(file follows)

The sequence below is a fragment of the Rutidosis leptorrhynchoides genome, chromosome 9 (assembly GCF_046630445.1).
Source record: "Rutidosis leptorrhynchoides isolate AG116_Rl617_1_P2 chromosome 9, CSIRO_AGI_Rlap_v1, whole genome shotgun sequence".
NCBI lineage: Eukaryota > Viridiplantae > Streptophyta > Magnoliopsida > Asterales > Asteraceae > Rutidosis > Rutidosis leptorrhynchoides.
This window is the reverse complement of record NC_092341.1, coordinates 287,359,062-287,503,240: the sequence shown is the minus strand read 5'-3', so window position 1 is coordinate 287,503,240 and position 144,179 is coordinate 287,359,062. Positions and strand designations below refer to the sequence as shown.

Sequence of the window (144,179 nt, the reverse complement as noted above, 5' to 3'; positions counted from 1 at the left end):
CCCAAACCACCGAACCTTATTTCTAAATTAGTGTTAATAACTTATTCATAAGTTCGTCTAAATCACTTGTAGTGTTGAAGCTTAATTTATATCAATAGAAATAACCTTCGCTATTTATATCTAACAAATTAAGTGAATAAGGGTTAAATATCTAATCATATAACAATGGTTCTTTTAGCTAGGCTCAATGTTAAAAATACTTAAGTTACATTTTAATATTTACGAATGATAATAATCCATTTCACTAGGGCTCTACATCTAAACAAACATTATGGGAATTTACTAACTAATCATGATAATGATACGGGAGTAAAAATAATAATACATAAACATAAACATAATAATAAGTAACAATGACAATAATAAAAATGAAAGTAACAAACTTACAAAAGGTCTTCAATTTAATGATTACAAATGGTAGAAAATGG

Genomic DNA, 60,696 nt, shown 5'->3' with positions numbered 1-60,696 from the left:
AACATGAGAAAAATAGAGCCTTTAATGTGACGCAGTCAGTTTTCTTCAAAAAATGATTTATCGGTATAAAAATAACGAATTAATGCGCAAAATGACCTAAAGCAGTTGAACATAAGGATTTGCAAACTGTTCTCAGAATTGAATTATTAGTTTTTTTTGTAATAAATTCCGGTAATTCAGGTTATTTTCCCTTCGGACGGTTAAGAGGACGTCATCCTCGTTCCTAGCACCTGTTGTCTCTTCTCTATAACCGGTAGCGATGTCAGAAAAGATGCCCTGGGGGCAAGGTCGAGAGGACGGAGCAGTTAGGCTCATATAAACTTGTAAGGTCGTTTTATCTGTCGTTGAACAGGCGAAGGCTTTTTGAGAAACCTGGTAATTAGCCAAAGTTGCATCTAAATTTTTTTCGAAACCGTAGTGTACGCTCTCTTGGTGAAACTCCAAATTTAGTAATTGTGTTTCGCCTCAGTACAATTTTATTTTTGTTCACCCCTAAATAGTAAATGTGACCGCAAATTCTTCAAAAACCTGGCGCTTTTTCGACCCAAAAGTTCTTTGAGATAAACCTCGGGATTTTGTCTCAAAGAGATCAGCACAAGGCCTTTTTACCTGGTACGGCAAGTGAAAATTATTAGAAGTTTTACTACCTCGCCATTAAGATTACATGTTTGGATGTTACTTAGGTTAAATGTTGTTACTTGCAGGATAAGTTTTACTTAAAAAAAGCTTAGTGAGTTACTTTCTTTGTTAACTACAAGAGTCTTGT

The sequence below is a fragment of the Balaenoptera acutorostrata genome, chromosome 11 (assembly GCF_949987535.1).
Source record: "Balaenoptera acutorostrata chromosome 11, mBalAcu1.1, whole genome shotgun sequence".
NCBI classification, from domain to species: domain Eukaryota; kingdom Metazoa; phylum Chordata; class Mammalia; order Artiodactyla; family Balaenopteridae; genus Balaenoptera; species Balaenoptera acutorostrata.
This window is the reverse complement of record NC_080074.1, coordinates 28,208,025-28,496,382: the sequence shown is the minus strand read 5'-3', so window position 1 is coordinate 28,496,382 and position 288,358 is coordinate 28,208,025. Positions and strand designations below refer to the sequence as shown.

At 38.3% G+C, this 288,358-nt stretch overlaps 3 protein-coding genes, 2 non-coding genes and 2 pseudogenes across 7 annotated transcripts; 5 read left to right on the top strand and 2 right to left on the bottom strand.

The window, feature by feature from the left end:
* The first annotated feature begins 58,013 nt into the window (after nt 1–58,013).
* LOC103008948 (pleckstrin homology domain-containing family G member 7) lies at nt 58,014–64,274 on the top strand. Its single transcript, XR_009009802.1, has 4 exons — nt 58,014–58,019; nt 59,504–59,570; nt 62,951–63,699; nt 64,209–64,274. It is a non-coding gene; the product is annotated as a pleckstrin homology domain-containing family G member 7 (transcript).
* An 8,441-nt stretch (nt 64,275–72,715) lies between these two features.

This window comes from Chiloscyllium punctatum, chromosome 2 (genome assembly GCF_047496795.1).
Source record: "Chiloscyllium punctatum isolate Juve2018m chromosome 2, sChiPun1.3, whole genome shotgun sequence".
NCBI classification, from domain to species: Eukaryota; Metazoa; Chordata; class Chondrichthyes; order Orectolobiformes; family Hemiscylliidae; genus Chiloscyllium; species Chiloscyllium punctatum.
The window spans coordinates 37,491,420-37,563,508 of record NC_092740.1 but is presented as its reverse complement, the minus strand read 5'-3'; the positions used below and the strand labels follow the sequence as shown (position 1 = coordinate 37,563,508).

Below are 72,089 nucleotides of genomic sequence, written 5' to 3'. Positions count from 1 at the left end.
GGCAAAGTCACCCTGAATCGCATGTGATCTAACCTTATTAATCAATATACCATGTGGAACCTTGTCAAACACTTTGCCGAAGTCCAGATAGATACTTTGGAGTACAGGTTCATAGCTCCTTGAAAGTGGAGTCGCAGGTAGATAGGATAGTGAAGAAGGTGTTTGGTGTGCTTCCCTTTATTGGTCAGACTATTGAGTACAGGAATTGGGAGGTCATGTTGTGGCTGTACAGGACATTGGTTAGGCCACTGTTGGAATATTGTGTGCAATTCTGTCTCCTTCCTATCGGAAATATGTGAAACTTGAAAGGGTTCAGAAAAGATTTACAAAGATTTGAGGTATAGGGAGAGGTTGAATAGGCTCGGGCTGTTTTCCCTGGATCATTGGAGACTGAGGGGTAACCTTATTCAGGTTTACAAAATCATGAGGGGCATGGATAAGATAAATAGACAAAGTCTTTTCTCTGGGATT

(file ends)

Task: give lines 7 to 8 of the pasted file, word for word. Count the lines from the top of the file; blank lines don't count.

Genomic DNA, 60,696 nt, shown 5'->3' with positions numbered 1-60,696 from the left:
AACATGAGAAAAATAGAGCCTTTAATGTGACGCAGTCAGTTTTCTTCAAAAAATGATTTATCGGTATAAAAATAACGAATTAATGCGCAAAATGACCTAAAGCAGTTGAACATAAGGATTTGCAAACTGTTCTCAGAATTGAATTATTAGTTTTTTTTGTAATAAATTCCGGTAATTCAGGTTATTTTCCCTTCGGACGGTTAAGAGGACGTCATCCTCGTTCCTAGCACCTGTTGTCTCTTCTCTATAACCGGTAGCGATGTCAGAAAAGATGCCCTGGGGGCAAGGTCGAGAGGACGGAGCAGTTAGGCTCATATAAACTTGTAAGGTCGTTTTATCTGTCGTTGAACAGGCGAAGGCTTTTTGAGAAACCTGGTAATTAGCCAAAGTTGCATCTAAATTTTTTTCGAAACCGTAGTGTACGCTCTCTTGGTGAAACTCCAAATTTAGTAATTGTGTTTCGCCTCAGTACAATTTTATTTTTGTTCACCCCTAAATAGTAAATGTGACCGCAAATTCTTCAAAAACCTGGCGCTTTTTCGACCCAAAAGTTCTTTGAGATAAACCTCGGGATTTTGTCTCAAAGAGATCAGCACAAGGCCTTTTTACCTGGTACGGCAAGTGAAAATTATTAGAAGTTTTACTACCTCGCCATTAAGATTACATGTTTGGATGTTACTTAGGTTAAATGTTGTTACTTGCAGGATAAGTTTTACTTAAAAAAAGCTTAGTGAGTTACTTTCTTTGTTAACTACAAGAGTCTTGT